Sarcoidosis is a systemic, granulomatous disease with protean clinical manifestations. Since a cause of this disease has not been determined, the diagnosis depends on the clinical picture and the pathological demonstration of noncaseating epithelioid granulomas. Leukopenia, hypergammaglobulinemia, delayed cellular immunity, and an increased erythrocyte sedimentation rate, although inconstantly present, help support the diagnosis when the clinical presentation is atypical or when the pathological lesion is difficult to demonstrate.1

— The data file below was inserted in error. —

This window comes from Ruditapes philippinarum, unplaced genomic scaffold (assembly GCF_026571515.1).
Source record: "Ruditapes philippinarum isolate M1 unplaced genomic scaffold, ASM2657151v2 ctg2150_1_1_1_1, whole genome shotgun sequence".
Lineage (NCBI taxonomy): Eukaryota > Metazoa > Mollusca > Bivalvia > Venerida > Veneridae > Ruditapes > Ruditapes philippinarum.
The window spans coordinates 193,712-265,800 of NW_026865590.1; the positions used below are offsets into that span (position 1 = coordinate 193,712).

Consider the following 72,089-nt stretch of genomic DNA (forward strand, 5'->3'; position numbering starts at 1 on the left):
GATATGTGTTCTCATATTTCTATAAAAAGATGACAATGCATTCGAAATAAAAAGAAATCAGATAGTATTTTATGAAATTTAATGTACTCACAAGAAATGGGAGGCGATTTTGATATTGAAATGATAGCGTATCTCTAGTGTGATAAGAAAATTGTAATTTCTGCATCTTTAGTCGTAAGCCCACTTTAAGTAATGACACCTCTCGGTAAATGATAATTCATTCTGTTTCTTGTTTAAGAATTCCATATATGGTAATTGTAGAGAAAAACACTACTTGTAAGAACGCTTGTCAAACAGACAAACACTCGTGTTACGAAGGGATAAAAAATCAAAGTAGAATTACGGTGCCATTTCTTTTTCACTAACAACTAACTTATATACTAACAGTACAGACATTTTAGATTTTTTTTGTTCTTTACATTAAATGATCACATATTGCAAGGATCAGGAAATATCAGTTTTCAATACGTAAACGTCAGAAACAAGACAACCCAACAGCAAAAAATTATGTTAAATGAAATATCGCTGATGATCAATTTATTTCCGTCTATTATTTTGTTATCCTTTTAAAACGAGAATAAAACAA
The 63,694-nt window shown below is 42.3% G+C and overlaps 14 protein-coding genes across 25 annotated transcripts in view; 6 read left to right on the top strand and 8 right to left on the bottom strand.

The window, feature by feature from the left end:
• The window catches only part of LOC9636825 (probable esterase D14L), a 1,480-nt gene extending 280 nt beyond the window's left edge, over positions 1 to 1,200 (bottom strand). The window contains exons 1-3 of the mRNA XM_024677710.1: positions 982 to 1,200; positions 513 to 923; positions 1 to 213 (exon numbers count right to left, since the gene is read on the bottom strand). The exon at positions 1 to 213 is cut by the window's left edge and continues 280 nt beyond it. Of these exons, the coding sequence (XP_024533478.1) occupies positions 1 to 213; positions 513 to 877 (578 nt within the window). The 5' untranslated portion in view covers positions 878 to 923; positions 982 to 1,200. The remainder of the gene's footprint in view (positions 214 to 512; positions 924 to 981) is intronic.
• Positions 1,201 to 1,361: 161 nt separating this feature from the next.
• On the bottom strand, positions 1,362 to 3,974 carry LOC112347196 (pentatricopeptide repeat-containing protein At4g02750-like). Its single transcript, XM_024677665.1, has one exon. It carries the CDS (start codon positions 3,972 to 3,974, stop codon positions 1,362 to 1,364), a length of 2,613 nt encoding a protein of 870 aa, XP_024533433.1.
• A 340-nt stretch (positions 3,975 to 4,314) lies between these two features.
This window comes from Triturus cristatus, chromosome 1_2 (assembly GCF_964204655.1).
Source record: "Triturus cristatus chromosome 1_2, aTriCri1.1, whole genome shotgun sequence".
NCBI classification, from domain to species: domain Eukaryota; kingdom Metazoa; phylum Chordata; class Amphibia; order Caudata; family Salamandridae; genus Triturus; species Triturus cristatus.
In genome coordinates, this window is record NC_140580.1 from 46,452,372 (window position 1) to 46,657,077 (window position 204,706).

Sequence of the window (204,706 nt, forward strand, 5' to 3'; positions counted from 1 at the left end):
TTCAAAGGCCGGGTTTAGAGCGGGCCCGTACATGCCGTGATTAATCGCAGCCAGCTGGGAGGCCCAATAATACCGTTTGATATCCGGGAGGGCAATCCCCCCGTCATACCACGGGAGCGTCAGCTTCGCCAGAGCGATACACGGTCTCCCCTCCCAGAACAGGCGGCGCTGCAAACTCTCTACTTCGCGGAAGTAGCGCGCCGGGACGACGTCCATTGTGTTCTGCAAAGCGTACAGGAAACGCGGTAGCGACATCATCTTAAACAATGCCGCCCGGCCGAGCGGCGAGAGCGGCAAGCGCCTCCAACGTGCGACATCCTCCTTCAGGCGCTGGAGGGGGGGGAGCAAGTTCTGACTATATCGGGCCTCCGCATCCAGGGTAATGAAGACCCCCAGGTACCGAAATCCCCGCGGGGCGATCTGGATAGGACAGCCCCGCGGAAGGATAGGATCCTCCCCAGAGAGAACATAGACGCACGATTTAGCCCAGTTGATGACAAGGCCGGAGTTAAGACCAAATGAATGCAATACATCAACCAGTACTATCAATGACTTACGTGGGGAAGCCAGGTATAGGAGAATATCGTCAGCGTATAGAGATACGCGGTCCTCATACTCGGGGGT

Renal failure occurs rarely in sarcoidosis. When reported, it has been attributed most commonly to the consequences of increased sensitivity to vitamin D with subsequent disordered calcium metabolism.2 Less frequently, azotemia has resulted from granulomatous involvement of the kidney occurring in setting of overt, generalized sarcoidosis.3-6
We wish to report a patient who, in the absence of clinical manifestations of sarcoidosis elsewhere, developed renal failure caused by sarcoid granulomatous interstitial nephritis. The recognition that this disease may occur clinically
King BP, Esparza AR, Kahn SI, Garella S. Sarcoid Granulomatous Nephritis Occurring as Isolated Renal Failure. Arch Intern Med. 1976;136(2):241–245. doi:10.1001/archinte.1976.03630020091021
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